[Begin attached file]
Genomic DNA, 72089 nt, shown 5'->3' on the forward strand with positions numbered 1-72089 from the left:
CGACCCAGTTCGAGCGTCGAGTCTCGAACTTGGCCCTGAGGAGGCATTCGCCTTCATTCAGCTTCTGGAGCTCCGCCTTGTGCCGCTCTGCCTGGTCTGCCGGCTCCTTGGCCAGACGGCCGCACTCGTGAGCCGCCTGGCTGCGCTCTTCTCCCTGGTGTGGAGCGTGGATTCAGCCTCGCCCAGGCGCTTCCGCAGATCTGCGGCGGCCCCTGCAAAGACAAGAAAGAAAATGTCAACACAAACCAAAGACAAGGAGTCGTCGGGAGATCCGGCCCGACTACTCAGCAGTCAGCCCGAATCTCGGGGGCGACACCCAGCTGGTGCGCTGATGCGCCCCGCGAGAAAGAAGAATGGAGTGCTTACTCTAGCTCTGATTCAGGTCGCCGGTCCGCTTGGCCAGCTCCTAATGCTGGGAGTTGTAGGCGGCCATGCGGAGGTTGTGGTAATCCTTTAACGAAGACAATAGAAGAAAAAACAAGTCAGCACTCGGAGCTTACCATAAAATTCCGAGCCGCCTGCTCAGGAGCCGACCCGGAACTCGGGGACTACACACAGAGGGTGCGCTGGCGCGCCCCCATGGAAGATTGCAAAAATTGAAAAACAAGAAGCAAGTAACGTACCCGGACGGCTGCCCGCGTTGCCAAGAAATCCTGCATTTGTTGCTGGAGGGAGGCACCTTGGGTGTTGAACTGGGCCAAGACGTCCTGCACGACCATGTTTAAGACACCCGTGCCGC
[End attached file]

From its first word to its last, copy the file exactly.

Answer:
Genomic DNA, 72089 nt, shown 5'->3' on the forward strand with positions numbered 1-72089 from the left:
CGACCCAGTTCGAGCGTCGAGTCTCGAACTTGGCCCTGAGGAGGCATTCGCCTTCATTCAGCTTCTGGAGCTCCGCCTTGTGCCGCTCTGCCTGGTCTGCCGGCTCCTTGGCCAGACGGCCGCACTCGTGAGCCGCCTGGCTGCGCTCTTCTCCCTGGTGTGGAGCGTGGATTCAGCCTCGCCCAGGCGCTTCCGCAGATCTGCGGCGGCCCCTGCAAAGACAAGAAAGAAAATGTCAACACAAACCAAAGACAAGGAGTCGTCGGGAGATCCGGCCCGACTACTCAGCAGTCAGCCCGAATCTCGGGGGCGACACCCAGCTGGTGCGCTGATGCGCCCCGCGAGAAAGAAGAATGGAGTGCTTACTCTAGCTCTGATTCAGGTCGCCGGTCCGCTTGGCCAGCTCCTAATGCTGGGAGTTGTAGGCGGCCATGCGGAGGTTGTGGTAATCCTTTAACGAAGACAATAGAAGAAAAAACAAGTCAGCACTCGGAGCTTACCATAAAATTCCGAGCCGCCTGCTCAGGAGCCGACCCGGAACTCGGGGACTACACACAGAGGGTGCGCTGGCGCGCCCCCATGGAAGATTGCAAAAATTGAAAAACAAGAAGCAAGTAACGTACCCGGACGGCTGCCCGCGTTGCCAAGAAATCCTGCATTTGTTGCTGGAGGGAGGCACCTTGGGTGTTGAACTGGGCCAAGACGTCCTGCACGACCATGTTTAAGACACCCGTGCCGC